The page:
by Jim Lobe
via IPS News
Ten days after the signing in Geneva of a groundbreaking deal on Iran’s nuclear programme, the agreement appears safe from any serious attack by the strongly pro-Israel U.S. Congress, at least for the balance of 2013.
Despite continuing grumblings about the first-phase agreement between Tehran and the so-called P5+1 (the U.S., Britain, France, Russia, China, and Britain) by Republicans and a couple of key Democrats, the chances that lawmakers will enact new sanctions against Iran before the year’s end — as had been strongly urged by Israeli Prime Minister Benjamin Netanyahu and his supporters here — seem to have evaporated.
Tehran has made clear that any new sanctions legislation — even if its implementation would take effect only after the expiration of the six-month deal — would not only violate the terms of the agreement, but almost certainly derail the most promising diplomatic efforts in a decade to ensure that Iran’s nuclear programme does not result in its acquisition of a weapon.
“If we pass sanctions now, even with a deferred trigger which has been discussed, the Iranians, and likely our international partners, will see us as having negotiated in bad faith,” White House spokesman Jay Carney told reporters Tuesday.
The threat of Congressional action has receded amidst the consolidation of a virtual consensus among the foreign policy elite that the deal negotiated by, among others, Secretary of State John Kerry, is a good one, as well as its endorsement by several key Democrats, notably the chairs of the Senate Armed Services and Intelligence Committees, Carl Levin and Dianne Feinstein, respectively.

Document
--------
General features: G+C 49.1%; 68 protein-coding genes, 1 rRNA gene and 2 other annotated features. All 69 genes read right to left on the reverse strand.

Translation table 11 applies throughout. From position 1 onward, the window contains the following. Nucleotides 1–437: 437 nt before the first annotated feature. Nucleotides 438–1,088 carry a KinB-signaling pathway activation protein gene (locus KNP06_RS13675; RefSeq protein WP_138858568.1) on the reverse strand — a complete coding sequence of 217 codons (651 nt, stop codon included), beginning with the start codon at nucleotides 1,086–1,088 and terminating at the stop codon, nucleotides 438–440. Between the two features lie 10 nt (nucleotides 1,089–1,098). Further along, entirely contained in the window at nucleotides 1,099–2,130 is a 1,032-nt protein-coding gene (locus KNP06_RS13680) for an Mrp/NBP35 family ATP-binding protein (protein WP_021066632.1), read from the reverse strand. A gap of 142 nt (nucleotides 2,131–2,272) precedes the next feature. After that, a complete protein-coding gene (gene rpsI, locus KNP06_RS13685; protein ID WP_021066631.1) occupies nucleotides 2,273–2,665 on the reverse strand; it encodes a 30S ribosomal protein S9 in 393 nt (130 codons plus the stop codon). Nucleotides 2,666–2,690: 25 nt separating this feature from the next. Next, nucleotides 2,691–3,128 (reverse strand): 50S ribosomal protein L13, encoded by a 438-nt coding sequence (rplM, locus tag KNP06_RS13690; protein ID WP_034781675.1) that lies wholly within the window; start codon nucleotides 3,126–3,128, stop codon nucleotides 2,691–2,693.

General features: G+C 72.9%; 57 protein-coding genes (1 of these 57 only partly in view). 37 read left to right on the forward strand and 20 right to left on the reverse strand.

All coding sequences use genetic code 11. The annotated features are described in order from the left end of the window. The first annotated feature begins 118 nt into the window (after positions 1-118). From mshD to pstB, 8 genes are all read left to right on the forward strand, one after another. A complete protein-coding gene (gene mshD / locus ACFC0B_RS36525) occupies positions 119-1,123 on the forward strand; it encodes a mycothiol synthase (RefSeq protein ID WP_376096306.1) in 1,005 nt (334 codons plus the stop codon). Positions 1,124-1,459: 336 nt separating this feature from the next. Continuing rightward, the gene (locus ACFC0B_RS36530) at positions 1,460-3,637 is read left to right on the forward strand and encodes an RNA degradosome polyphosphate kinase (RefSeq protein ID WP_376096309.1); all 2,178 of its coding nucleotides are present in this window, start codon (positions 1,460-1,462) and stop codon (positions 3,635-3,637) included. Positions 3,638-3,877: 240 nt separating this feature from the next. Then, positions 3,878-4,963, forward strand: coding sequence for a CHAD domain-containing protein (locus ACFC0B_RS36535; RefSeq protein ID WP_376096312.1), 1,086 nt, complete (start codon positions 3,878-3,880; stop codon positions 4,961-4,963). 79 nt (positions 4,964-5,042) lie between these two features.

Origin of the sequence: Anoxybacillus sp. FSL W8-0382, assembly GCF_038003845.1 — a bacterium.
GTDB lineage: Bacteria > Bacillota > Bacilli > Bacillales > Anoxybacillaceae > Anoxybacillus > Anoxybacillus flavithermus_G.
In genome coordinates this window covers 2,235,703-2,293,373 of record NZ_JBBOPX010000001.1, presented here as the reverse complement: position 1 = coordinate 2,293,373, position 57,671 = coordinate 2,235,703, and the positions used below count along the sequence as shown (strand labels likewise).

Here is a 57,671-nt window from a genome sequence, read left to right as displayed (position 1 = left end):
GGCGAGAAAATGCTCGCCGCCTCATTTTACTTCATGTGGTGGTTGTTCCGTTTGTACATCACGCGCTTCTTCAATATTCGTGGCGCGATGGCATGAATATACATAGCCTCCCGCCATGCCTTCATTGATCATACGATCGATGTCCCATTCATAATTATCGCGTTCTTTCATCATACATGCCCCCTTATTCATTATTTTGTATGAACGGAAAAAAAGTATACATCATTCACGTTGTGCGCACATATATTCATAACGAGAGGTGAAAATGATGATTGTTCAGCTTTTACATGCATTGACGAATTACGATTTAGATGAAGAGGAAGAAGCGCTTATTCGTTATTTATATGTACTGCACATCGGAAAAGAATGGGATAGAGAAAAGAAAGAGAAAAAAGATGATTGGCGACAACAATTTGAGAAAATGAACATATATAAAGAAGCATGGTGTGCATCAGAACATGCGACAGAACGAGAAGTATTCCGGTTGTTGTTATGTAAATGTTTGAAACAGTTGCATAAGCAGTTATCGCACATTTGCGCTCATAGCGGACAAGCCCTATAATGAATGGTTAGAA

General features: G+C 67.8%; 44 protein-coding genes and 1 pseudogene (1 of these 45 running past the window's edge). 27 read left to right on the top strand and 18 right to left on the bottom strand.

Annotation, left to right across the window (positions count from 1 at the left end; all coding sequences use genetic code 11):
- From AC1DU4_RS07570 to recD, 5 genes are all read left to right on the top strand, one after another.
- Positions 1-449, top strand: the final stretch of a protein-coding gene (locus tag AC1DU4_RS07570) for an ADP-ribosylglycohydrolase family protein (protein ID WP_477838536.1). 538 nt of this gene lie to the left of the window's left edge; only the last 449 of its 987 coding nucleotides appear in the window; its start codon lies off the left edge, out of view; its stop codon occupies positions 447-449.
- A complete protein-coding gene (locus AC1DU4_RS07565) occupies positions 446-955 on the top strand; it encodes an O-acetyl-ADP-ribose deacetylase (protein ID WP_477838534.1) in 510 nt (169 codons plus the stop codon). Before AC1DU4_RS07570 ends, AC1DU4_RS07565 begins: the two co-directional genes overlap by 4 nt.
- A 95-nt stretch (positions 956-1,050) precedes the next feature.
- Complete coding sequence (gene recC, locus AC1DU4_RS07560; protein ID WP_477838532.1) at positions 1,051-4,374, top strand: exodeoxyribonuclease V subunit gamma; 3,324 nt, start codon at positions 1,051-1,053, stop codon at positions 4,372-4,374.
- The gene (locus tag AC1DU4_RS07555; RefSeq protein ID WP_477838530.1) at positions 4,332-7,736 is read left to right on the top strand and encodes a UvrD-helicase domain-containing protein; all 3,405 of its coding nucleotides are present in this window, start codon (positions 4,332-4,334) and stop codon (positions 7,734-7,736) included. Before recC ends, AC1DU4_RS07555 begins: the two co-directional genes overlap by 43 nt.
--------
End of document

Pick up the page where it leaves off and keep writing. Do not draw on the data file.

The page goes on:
In addition, a series of polls conducted both just before and after the Nov. 24 deal was concluded has shown strong public support for the diplomatic route, particularly if the most likely alternative was military action.
In the run-up to the last negotiation, majorities of 64 and 56 percent of respondents told CNN and Washington Post polls, respectively, that they would support an agreement in which some economic sanctions against Iran would be lifted in exchange for curbs on Tehran’s nuclear programme that would make it harder to build a bomb. Just after the accord was reached, a Reuters/IPSOS poll found that respondents favoured the deal by a two-to-one margin (44-22 percent).
A far more detailed survey released here Tuesday by Americans United for Change and conducted by a highly regarded political polling firm, Hart Research Associates, also found strong backing (57 percent) among likely voters who had heard at least a little about the deal.
When respondents were informed about the accord’s basic terms — including the neutralisation of Iran’s stockpile of 20-percent enriched uranium, curbs on its 3.5 percent stockpile, and enhanced international inspections in exchange for the easing of some sanctions — support rose to 63 percent overall.
Moreover, that support crossed partisan and ideological lines: pluralities approaching 50 percent of self-described Republicans, “conservatives”, and “very strong supporters of Israel” (who constituted nearly a third of the sample), said they favoured the terms as depicted in the survey.
More than two-thirds (68 percent) agreed with the proposition that Congress should not take any action that would block the accord or jeopardise negotiations for a permanent settlement, while only 21 percent favoured additional sanctions legislation now even if it would break the agreement or jeopardise the negotiations.